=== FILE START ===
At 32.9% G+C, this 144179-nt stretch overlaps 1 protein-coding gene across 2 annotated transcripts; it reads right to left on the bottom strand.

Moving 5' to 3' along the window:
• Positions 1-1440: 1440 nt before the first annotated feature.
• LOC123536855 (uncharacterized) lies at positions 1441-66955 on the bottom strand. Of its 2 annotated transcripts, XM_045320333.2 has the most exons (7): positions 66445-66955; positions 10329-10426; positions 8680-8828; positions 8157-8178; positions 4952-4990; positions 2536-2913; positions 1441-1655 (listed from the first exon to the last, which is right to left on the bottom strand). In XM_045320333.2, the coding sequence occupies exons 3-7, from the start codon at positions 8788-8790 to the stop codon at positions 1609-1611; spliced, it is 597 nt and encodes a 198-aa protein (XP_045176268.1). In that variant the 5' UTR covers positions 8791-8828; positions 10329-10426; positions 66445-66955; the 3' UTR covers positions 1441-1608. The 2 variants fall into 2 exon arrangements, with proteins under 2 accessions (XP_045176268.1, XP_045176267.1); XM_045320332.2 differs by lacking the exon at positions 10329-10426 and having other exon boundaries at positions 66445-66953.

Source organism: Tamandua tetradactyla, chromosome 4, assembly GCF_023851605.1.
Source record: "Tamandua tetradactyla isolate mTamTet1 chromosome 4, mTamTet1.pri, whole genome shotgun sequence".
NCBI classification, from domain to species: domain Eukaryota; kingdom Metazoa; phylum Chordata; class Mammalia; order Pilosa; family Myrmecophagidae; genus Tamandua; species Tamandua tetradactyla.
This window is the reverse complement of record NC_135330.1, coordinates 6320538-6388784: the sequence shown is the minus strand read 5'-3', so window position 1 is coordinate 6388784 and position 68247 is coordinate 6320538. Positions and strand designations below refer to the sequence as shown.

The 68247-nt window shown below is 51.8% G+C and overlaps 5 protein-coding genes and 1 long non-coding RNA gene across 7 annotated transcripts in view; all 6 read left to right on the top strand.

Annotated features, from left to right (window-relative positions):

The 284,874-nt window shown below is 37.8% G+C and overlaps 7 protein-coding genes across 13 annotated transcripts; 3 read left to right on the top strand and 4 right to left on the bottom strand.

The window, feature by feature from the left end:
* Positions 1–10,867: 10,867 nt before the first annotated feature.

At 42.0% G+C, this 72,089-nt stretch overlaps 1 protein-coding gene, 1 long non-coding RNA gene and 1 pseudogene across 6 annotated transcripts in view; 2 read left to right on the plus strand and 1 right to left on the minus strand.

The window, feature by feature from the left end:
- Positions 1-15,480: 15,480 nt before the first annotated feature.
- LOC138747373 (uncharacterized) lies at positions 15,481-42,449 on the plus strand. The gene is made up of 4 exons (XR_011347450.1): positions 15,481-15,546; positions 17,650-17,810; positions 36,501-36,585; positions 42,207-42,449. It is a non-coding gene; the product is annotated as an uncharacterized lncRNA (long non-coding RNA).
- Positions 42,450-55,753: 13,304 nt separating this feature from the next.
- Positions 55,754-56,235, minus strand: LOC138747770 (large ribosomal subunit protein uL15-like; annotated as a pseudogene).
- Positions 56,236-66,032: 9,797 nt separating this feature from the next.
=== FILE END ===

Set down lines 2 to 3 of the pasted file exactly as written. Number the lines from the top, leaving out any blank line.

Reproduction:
Moving 5' to 3' along the window:
• Positions 1-1440: 1440 nt before the first annotated feature.